The combination of this with the energy of the number 7 may lead to the ability to see all the dreams at once. This may lead to indecision, after all when all possibilities are laid out before you, will choosing one mean that you have to give up the others? This is where a problem arises. Life moves forwards when decisions are made and paths are followed, indecision can lead to stagnation. Today may bring the need to make a choice on which creative potential you wish to follow, what desire you wish to engage with.
The energy of the number seven also has the connection with death, endings and finality. This could represent bringing a particular dream to its conclusion, possibly even the end of the dream being its realisation. On the other side of the line it could represent an end to a particular connection to the collective which may have been less healthy.
The energy of the day 7 Imox may lend itself to being able to balance both the dream and the reality. It is possible to tap into the creativity associated with the collective consciousness, while bringing that inspiration into the physical world. The challenge, however, may be knowing where to draw the line between the two. Being able to see all points of view within the collective may lead to confusion rather than clarity, remember to apply your powers of discernment.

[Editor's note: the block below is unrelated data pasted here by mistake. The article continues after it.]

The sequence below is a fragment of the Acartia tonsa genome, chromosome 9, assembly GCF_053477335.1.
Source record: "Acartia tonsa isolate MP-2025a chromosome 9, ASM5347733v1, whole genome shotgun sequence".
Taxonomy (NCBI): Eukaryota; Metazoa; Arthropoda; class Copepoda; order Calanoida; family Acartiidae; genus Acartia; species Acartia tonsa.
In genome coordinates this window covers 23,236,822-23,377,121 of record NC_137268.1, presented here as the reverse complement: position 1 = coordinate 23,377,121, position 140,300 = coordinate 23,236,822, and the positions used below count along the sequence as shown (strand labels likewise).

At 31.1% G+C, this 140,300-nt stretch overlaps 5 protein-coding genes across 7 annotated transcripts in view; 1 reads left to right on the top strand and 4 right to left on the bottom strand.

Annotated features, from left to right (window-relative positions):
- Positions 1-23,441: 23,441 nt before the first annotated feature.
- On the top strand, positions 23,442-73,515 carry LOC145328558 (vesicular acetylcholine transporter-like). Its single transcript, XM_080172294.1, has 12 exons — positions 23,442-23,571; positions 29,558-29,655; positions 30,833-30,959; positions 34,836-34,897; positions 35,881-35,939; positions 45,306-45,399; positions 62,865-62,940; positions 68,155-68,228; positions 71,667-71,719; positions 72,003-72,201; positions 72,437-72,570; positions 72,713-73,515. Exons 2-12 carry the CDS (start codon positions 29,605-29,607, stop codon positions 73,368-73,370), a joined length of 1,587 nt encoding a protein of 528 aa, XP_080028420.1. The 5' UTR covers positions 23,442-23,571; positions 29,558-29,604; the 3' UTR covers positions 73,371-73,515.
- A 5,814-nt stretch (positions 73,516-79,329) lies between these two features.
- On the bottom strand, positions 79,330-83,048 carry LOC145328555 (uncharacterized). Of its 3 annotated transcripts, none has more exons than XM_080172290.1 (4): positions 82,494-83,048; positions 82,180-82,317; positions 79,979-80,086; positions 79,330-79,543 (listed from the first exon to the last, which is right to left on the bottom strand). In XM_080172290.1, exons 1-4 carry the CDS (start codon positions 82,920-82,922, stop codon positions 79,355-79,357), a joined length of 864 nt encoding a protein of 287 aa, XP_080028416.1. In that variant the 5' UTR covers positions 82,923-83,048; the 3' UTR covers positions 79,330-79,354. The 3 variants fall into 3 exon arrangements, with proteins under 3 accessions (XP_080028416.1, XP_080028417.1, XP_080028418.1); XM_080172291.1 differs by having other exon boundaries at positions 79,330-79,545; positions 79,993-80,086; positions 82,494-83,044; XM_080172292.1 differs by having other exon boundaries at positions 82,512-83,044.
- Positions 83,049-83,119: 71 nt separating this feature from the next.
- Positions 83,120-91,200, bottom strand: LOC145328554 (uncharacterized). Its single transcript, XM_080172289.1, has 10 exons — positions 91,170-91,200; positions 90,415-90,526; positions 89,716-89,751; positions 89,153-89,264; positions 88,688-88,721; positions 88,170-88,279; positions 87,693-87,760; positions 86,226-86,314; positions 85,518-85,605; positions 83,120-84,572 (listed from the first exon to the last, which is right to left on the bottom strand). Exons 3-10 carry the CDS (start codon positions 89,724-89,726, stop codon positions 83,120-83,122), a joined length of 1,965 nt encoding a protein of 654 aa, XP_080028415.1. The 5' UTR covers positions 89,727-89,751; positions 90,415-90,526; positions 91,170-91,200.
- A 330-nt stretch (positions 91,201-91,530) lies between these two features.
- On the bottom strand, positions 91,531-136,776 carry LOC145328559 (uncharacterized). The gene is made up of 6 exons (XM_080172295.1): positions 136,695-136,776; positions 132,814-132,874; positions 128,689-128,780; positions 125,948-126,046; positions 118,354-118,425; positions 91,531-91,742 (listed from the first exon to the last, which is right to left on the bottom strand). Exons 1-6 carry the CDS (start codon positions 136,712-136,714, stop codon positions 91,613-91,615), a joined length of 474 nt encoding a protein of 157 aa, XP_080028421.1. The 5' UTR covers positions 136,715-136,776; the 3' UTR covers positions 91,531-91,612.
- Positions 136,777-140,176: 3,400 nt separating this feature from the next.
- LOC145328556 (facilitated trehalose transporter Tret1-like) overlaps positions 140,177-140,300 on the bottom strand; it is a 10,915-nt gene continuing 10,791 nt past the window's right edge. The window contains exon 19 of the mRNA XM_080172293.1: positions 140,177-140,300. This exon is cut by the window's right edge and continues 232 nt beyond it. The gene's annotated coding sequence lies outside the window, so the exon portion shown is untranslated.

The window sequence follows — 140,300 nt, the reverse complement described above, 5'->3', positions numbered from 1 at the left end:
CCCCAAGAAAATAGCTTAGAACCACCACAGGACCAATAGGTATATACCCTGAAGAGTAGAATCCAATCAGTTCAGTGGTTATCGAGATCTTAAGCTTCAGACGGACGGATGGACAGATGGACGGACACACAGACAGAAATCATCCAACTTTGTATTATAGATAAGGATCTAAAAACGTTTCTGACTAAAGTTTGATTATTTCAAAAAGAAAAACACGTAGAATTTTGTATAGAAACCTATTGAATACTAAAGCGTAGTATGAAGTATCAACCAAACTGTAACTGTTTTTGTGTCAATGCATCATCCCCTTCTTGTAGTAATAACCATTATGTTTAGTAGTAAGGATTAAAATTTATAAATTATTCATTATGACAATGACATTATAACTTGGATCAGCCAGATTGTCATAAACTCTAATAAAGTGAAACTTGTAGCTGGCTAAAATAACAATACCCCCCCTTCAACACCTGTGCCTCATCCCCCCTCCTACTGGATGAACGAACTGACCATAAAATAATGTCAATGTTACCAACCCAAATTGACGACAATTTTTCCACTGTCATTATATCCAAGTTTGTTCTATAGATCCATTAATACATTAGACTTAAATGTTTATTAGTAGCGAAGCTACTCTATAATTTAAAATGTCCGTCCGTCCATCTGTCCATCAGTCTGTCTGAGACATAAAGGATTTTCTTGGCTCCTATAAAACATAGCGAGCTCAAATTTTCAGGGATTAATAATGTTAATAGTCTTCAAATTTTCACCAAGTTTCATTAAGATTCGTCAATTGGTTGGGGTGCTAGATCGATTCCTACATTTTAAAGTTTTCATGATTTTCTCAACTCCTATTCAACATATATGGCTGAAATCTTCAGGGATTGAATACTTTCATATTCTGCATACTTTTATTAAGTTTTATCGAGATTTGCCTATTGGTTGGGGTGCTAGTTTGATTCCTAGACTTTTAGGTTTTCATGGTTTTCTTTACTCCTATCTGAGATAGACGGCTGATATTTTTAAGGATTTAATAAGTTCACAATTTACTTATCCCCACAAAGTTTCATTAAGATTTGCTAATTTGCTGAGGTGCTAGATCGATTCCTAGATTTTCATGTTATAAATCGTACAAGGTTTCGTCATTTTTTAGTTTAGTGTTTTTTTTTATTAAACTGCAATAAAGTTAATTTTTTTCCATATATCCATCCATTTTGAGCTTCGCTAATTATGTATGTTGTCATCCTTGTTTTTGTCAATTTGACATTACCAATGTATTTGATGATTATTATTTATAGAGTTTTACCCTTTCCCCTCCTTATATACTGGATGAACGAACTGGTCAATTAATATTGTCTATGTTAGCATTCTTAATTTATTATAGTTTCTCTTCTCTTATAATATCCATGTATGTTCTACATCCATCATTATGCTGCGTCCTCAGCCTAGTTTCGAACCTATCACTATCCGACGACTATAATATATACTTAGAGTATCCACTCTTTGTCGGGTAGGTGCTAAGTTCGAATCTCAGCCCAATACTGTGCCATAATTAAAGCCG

Nawal Imox represents the collective consciousness, the great ocean. It is the moment before the “big bang”, when all that existed was the dream of the creator. It is everything and nothing in one place, the ovum from which reality was conceived. Imox is still very much in the other world, requiring another component to physically manifest the dream into reality.
Imox is considered to be a feminine nawal. Sometimes called water lily, sometimes crocodile, it is an embodiment of the primordial. It was from the great ocean that the four first men raised sky to create the world which we inhabit. Imox can also be seen as the Darwinian swamp from which all life emerged. It is fertile and creative, the mother that gave birth to our entire reality.
As the water lily, Imox is probably a representative of Nymphaea ampla, the white water lily. It has been suggested that the white water lily was smoked by the ancient Maya in a similar way to the blue lotus was used by the Egyptians. It was a plant which allowed access to the otherworld, a plant from which visions came if used correctly.